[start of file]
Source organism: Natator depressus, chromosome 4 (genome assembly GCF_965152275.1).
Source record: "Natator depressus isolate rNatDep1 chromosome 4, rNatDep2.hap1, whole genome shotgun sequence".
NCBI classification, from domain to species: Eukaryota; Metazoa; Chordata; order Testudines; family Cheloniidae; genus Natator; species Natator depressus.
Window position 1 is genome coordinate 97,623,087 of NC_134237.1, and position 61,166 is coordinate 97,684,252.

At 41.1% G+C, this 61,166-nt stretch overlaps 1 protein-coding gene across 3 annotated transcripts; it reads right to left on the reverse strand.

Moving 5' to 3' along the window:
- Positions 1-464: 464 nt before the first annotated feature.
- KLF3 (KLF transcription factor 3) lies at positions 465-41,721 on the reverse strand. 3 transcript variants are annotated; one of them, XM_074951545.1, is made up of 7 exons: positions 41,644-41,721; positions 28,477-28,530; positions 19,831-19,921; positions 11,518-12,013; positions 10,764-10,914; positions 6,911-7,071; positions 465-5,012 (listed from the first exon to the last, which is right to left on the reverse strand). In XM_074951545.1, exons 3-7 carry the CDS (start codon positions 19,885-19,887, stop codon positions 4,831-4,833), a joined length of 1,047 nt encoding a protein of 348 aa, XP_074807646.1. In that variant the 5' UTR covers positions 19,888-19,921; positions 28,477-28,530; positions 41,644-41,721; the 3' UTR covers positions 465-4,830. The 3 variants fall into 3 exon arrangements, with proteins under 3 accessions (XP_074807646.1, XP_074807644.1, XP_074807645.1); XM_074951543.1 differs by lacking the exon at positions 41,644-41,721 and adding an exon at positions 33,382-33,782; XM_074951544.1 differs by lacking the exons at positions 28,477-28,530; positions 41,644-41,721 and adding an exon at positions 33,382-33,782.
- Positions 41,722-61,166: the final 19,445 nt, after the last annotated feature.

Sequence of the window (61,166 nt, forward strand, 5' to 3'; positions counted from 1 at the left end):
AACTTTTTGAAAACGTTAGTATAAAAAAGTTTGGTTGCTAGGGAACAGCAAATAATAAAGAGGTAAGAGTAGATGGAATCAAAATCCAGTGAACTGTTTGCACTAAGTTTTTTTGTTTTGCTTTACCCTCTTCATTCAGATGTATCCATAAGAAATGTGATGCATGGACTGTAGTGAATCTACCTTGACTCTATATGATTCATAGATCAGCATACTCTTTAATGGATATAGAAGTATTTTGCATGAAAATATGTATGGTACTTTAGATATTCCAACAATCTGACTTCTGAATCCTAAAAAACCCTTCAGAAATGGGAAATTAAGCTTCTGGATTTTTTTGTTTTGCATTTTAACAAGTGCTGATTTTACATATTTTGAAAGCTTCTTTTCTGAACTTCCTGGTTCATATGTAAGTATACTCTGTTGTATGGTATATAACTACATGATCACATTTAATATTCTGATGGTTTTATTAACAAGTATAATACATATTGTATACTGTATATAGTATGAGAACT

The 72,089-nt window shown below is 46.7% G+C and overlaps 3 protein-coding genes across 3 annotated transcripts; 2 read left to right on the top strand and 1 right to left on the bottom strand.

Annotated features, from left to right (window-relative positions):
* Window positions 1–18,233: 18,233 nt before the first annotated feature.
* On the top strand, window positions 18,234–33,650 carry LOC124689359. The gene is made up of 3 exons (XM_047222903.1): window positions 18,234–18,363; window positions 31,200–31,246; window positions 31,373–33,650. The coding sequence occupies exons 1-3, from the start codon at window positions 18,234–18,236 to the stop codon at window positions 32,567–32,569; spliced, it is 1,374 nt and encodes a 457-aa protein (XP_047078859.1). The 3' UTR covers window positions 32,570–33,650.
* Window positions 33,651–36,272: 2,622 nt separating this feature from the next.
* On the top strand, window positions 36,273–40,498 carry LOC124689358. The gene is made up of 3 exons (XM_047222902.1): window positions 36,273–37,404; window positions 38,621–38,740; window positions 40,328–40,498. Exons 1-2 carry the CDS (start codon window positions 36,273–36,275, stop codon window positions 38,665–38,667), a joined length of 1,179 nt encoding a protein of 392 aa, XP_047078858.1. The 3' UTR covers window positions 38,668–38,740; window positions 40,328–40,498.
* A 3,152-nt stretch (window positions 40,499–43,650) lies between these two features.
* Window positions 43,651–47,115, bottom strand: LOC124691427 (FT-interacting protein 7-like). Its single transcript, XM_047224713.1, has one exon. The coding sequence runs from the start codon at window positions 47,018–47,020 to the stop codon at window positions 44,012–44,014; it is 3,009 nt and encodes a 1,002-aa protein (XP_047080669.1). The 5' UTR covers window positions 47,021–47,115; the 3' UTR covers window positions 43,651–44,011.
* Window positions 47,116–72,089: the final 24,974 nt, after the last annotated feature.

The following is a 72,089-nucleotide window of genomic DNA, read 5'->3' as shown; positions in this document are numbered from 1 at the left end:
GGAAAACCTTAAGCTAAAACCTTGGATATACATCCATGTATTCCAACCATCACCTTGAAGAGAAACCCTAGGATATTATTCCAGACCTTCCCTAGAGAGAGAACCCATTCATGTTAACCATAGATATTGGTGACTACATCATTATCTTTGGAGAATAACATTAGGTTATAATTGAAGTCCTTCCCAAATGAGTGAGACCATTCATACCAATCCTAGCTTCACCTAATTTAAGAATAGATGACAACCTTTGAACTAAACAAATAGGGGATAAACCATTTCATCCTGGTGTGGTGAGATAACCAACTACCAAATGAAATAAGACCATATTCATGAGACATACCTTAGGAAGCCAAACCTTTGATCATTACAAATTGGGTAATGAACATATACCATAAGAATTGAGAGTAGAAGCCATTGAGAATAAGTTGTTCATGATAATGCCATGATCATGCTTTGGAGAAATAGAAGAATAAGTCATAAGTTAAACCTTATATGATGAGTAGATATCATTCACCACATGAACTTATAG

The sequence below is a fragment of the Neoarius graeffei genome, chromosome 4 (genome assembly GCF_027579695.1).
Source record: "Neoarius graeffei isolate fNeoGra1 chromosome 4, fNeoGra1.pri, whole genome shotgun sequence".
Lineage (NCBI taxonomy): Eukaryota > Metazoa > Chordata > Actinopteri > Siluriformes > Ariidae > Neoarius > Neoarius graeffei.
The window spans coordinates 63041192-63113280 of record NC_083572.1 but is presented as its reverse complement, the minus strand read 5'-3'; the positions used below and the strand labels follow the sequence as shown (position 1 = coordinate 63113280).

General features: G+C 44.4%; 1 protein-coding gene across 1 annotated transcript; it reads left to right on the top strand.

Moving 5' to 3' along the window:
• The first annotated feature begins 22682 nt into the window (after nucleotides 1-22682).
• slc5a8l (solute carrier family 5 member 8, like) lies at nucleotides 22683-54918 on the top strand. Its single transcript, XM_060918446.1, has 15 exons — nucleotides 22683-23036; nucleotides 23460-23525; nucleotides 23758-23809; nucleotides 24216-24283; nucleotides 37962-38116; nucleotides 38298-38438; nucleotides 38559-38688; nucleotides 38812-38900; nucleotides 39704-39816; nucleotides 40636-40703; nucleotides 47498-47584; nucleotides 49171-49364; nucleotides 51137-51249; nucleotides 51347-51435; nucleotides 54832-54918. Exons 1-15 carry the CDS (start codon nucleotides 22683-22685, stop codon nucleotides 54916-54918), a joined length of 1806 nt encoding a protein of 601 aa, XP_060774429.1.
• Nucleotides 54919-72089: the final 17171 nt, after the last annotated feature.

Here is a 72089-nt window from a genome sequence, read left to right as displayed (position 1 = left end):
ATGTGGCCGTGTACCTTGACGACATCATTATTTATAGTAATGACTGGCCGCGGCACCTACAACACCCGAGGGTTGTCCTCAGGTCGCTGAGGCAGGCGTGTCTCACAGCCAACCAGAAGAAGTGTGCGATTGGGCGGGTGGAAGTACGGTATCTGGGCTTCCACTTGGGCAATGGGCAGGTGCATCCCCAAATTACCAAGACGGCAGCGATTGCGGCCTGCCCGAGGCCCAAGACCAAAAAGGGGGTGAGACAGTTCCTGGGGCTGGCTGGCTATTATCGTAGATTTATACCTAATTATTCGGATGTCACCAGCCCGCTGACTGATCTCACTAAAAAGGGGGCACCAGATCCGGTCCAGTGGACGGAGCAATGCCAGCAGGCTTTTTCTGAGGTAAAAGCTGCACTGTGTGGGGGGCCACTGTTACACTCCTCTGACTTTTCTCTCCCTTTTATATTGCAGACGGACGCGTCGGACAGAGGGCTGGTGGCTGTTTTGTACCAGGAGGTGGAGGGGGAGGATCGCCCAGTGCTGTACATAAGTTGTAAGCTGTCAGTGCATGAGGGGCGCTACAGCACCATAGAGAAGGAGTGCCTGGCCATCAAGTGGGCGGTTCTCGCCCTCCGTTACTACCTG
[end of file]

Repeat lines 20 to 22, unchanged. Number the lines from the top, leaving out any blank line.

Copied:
* Window positions 47,116–72,089: the final 24,974 nt, after the last annotated feature.

The following is a 72,089-nucleotide window of genomic DNA, read 5'->3' as shown; positions in this document are numbered from 1 at the left end:
GGAAAACCTTAAGCTAAAACCTTGGATATACATCCATGTATTCCAACCATCACCTTGAAGAGAAACCCTAGGATATTATTCCAGACCTTCCCTAGAGAGAGAACCCATTCATGTTAACCATAGATATTGGTGACTACATCATTATCTTTGGAGAATAACATTAGGTTATAATTGAAGTCCTTCCCAAATGAGTGAGACCATTCATACCAATCCTAGCTTCACCTAATTTAAGAATAGATGACAACCTTTGAACTAAACAAATAGGGGATAAACCATTTCATCCTGGTGTGGTGAGATAACCAACTACCAAATGAAATAAGACCATATTCATGAGACATACCTTAGGAAGCCAAACCTTTGATCATTACAAATTGGGTAATGAACATATACCATAAGAATTGAGAGTAGAAGCCATTGAGAATAAGTTGTTCATGATAATGCCATGATCATGCTTTGGAGAAATAGAAGAATAAGTCATAAGTTAAACCTTATATGATGAGTAGATATCATTCACCACATGAACTTATAG